SUTHERLAND—Members of a N’West Iowa farm family want people to know about the way they live.
The Joel Sickelka Farm of rural Sutherland will receive The Way We Live Award during the 2019 Iowa State Fair in Des Moines.
The honor recognizes Iowa families for their hard work and love of farming.
The Sickelka family will be honored during an award ceremony at 11:30 a.m. Tuesday, Aug. 13, on the Christensen Farms Stage inside the Paul R. Knapp Animal Learning Center.
“I feel really honored because we work so hard,” said 21-year-old Alexa Sickelka, one of Joel’s daughters. “My dad doesn’t want to be recognized for things like that.
“I thought this was a good way to recognize not only my dad, but all the farmers in our area and around the world because we’re feeding America and the world,” she said.
Alexa nominated her family for the award. The Sickelkas were one of six entries chosen to receive the honor out of 46 from a variety of commodities and areas in Iowa.
“They want everyone around to know where the cattle and the hogs and all the animals at the fair go after,” Alexa said.
“Some people think that they stay at the Iowa State Fair year-round,” she said. “That’s not the case.”
Wendi Sickelka, Joel’s wife, added to her daughter’s point.
“The animals don’t stay at the fair all year,” Wendi said. “They go home. They have normal lives at home.”
The Sickelkas raise Black Angus beef cattle and cow-calf pairs on their family farm located about eight miles northeast of Sutherland.
“We’re either getting them or we’re selling them,” Alexa said. “My dad’s always looking for more cattle or selling cattle.”
“We watch quite a lot of livestock auctions on TV,” said Savanna Sickelka, Alexa’s twin sister.
The Sickelka family also takes care of a Texas Longhorn named Linda.
“She’s more of just for looks,” Savanna said. “She always gets out. My dad gets so mad at her, but we won’t let him sell her.”
Feed and sweet corn, soybeans and hay are grown on the Sickelkas’ family farm, which also is home to a pond that will be used for fishing in the future.
“We share it with a lot of people — the sweet corn,” said Wendi, a paraeducator at South O’Brien Elementary in Primghar.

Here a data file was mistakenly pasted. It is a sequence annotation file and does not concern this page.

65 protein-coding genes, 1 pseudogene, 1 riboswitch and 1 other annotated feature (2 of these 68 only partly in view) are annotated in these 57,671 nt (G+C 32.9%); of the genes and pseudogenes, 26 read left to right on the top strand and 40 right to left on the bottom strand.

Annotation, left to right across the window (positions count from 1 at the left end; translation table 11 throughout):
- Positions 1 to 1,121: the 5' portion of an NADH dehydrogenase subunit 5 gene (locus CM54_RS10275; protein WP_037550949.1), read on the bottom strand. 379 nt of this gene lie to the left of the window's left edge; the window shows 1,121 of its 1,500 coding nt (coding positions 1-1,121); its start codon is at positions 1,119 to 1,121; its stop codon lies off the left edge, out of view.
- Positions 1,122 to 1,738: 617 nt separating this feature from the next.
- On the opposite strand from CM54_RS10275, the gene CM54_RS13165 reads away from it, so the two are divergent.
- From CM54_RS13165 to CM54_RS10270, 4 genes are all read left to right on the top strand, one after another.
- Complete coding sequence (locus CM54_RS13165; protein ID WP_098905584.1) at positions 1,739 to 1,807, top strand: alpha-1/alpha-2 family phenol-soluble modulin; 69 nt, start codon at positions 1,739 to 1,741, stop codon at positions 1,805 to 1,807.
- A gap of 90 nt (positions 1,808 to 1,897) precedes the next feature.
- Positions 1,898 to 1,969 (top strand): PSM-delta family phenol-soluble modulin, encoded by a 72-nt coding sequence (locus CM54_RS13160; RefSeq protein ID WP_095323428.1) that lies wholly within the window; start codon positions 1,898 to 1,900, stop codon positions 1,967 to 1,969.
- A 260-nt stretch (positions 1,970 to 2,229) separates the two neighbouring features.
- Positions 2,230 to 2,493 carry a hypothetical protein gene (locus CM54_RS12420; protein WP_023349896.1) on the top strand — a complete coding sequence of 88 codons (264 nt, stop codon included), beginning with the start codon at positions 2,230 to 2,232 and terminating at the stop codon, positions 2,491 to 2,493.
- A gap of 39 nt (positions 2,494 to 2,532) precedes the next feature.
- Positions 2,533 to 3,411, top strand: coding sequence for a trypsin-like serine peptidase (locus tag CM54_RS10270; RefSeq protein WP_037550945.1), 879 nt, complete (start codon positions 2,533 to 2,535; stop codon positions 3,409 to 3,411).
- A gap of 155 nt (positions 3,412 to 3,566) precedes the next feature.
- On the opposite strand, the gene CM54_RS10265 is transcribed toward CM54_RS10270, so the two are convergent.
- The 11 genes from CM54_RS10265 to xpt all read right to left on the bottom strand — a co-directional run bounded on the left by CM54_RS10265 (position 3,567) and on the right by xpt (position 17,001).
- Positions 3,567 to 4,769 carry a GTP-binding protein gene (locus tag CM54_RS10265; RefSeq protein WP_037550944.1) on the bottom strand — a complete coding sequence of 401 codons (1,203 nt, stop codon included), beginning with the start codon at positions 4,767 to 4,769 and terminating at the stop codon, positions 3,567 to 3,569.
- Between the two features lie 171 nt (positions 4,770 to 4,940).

For the past couple of summers, Alexa and Savanna, who attend Buena Vista University in Storm Lake, have come home to help out on the family farm.
The twins and Wendi have assisted Joel by spending hours baling hay, fixing fences, picking up rocks and sorting cattle.
“They help him a lot,” Wendi said. “They’re kind of at his beck and call.”
“The girls do a lot,” said Joel, whom was described by his daughters as “strong-willed.”
“He doesn’t like to leave the farm,” Alexa said. “He doesn’t like anyone else to have to take care of his cattle.”
The older Sickelka children — 25-year-old Cole and 22-year-old Olivia — also have helped out on the family farm in the past.
“When we were all in high school, we baled hay together, picked up rocks and were all in the O’Brien County Fair,” Alexa said.
In addition to taking part in the county fair in Primghar — Olivia was the 2014 county fair queen — all four Sickelka kids were involved in 4-H when they were younger.
They also all graduated from South O’Brien High School in Paullina. Alexa and Savanna are part of the 2017 class.
The Sickelka children represent the third generation on the family farm. Their maternal grandparents, Roger and Carole Negus, moved there in 1973 with their four children.
The farm is truly a family operation for the Sickelkas, including during the planting and harvesting seasons. Neighbors help them out, too.
“It has to be not only my siblings and my parents, but my uncles and some of my cousins,” Alexa said. “We all plant together and harvest together and work cattle together.”